New guidance to ensure schools do not employ anyone likely to be a threat to children has been published.
Schools will have to show that checks have been carried out
From January 2007, schools and colleges will have to check the criminal records of all new staff and ensure a note is made of any checks on existing staff.
They must also verify checks made on agency staff and ensure these form part of the school's central, single record.
Education Secretary Alan Johnson had said he would tighten procedures after record-keeping was found to be weak.
Ofsted inspectors found that hardly any of the 58 schools it looked at took "even the simplest of measures in terms of record keeping".
The inspectors found that most schools believed local authorities had been carrying out criminal records checks.
Most had not checked whether staff were who they claimed to be, had the qualifications they said they had or even if they had a criminal record.
Under the new guidance, schools and colleges will have to keep a record of all the checks they make, including ID checks, qualification requirements and Criminal Record Bureau checks.
This could mean that where there is no record of the checks made, the checking process may have to be undertaken again.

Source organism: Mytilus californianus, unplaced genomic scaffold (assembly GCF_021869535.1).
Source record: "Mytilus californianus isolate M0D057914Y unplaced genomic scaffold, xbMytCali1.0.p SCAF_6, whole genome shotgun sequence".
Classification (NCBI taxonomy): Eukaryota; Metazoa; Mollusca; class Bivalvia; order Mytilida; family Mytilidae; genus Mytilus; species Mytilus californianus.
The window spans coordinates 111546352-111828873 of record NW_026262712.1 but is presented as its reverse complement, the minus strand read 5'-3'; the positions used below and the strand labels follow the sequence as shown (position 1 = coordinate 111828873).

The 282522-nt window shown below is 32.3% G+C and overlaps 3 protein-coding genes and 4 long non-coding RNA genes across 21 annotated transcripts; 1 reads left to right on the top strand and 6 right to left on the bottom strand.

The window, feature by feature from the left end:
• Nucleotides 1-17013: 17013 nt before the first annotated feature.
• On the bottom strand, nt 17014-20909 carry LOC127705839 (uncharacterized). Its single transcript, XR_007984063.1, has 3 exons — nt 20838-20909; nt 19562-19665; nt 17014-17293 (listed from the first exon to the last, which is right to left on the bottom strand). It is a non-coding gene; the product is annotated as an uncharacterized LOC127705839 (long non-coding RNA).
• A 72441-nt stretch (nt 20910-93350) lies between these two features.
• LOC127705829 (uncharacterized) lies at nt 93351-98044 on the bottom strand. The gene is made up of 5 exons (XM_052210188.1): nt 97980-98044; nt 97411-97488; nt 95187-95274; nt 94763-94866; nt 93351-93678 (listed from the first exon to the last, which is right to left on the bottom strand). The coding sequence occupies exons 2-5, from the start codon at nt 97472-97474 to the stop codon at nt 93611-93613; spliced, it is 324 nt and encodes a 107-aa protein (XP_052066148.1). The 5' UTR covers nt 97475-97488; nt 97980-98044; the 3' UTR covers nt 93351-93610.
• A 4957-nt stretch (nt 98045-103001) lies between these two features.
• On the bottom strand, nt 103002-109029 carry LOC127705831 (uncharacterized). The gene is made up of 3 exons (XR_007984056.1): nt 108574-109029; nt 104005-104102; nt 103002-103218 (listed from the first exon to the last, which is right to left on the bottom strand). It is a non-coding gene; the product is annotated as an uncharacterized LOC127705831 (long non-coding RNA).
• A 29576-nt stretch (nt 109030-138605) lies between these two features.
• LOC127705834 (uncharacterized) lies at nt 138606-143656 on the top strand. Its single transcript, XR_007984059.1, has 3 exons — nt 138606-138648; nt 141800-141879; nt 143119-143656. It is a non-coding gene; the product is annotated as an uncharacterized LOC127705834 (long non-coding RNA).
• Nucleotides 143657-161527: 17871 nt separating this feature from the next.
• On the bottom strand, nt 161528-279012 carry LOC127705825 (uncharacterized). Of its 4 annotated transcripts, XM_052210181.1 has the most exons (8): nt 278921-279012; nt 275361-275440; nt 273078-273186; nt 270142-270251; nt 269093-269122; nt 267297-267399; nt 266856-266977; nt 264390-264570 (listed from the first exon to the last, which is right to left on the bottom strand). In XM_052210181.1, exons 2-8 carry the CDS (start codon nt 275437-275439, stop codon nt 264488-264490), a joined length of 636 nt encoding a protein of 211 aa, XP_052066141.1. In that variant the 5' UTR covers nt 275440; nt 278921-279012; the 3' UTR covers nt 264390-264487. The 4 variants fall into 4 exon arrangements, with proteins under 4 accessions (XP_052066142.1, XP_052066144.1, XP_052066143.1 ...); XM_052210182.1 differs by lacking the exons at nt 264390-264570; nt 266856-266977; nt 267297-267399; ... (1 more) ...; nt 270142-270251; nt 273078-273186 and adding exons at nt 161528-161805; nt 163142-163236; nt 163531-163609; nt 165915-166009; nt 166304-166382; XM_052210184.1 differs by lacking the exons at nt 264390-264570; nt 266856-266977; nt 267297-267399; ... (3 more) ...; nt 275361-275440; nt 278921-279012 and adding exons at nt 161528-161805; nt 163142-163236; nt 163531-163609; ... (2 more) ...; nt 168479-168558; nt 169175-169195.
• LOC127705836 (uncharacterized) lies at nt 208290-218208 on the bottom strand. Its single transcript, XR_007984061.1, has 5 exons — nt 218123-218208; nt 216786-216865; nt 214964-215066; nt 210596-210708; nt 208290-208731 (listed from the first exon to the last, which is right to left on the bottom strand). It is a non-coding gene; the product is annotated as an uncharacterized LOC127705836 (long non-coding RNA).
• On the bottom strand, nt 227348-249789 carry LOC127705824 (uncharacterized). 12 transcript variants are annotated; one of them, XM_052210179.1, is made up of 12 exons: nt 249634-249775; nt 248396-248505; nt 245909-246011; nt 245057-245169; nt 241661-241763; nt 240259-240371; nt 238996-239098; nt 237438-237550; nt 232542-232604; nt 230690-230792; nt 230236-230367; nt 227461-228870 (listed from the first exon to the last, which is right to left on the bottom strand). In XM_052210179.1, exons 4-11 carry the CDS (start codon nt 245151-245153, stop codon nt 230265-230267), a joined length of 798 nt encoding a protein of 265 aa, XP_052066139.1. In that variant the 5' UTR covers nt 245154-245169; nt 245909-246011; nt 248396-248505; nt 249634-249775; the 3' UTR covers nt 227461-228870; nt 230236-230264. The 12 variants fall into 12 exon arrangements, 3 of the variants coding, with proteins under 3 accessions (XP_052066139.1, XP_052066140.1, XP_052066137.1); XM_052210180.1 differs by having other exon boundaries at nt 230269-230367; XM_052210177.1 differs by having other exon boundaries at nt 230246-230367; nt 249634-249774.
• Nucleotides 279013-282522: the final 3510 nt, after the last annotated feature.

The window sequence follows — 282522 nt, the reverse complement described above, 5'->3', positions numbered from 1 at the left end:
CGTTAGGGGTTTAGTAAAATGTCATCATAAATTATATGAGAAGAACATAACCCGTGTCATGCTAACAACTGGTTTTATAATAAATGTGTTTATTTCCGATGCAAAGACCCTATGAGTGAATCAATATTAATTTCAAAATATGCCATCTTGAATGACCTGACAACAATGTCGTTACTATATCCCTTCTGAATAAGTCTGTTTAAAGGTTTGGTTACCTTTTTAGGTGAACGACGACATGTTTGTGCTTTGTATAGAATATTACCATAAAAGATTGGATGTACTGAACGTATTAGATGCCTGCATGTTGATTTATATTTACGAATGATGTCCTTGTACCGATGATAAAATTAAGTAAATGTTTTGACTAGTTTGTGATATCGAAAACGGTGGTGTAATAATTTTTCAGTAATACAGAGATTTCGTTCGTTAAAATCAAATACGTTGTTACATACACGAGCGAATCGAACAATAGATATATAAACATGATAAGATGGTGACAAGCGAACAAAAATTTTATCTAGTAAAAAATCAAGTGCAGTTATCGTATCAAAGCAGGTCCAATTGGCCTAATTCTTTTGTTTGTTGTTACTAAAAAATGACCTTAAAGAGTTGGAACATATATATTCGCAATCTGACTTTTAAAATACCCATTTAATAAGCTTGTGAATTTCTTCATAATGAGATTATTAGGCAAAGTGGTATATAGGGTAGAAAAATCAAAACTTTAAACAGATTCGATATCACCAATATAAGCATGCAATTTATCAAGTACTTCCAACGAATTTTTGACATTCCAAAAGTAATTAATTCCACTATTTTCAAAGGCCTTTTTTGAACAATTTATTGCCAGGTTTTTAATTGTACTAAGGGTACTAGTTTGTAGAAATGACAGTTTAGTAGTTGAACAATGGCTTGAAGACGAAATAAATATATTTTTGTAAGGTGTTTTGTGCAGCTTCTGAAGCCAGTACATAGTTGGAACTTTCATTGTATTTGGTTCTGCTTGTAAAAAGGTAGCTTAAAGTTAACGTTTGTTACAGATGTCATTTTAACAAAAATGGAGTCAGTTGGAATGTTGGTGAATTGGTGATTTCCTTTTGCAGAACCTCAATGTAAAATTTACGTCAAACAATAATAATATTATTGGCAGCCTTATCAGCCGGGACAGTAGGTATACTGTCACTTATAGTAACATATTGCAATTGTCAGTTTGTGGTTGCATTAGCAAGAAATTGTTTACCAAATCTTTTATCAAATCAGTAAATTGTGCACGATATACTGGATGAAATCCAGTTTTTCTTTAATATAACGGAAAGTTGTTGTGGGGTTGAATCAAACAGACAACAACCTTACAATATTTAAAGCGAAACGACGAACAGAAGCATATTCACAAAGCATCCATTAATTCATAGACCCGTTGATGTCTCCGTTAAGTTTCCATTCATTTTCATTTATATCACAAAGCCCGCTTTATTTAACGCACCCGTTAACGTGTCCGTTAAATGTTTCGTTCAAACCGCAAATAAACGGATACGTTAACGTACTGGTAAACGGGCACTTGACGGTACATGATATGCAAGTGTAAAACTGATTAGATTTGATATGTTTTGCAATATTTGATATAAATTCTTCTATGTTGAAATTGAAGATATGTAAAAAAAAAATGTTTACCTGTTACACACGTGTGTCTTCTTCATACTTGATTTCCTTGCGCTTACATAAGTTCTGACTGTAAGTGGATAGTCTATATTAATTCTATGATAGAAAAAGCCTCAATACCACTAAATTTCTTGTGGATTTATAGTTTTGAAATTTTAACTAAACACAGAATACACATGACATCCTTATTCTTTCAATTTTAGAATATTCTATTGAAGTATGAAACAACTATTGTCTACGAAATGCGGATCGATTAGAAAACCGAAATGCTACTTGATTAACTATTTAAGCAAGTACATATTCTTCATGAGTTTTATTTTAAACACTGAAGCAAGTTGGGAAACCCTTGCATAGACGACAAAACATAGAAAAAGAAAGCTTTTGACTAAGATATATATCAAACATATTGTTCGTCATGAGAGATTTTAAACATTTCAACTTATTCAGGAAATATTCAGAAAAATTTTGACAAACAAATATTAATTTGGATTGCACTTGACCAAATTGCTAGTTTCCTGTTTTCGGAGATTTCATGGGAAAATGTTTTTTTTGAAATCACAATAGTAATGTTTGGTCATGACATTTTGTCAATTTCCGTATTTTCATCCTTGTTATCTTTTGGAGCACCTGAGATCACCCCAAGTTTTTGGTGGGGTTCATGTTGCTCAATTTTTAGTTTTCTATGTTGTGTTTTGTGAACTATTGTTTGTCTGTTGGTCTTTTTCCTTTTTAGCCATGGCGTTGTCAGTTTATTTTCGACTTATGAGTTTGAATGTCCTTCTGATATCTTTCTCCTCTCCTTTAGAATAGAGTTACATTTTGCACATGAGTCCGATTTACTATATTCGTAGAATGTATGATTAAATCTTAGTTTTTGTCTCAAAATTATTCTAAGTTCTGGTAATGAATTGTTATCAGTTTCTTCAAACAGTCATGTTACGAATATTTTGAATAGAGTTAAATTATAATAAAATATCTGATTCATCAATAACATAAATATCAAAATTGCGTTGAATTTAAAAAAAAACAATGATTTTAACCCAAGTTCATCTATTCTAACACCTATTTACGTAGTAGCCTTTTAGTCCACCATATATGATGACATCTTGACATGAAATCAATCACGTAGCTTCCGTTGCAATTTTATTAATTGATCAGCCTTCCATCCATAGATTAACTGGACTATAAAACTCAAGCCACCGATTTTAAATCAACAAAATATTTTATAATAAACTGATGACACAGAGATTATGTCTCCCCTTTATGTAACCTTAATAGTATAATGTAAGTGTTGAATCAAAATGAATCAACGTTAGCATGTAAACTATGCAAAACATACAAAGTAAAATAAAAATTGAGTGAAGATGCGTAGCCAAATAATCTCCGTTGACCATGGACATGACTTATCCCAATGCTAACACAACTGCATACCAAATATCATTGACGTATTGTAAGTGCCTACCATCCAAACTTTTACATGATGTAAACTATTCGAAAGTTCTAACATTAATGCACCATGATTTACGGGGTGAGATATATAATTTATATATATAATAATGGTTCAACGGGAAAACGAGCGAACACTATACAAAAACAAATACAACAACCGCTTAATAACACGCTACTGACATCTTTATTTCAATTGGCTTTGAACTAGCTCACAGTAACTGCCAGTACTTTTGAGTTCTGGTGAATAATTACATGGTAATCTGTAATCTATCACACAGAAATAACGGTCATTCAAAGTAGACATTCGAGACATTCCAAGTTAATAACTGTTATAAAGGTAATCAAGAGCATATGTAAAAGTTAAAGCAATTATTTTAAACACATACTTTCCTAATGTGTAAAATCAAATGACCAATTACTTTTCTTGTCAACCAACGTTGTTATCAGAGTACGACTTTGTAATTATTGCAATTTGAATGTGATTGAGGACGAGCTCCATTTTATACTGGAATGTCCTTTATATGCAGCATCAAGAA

Education inspectors had been asked by previous education secretary Ruth Kelly to look at the issue after it emerged that dozens of sex offenders had been cleared by ministers to work with children.
It is hoped the new guidance, issued on Tuesday, will make clear to teachers and college leaders what their responsibilities are.
It also clarifies procedures for checking volunteer staff, including school governors.
A letter signed by education ministers Beverley Hughes and Jim Knight is being sent to all schools in England.
It says: "There are few more important responsibilities carried by the staff and governors or proprietors of schools, and principals of FE colleges than ensuring children and young people are safeguarded from harm, especially from those in positions of trust, care or authority."
However, a new raft of measures are to be introduced in 2008.
These include having a single list of those barred from working with children and ensuring that those known to present a risk to children are barred from entering the school and college workforce.
Meanwhile decisions on who should be barred from school jobs will be taken by an independent barring board.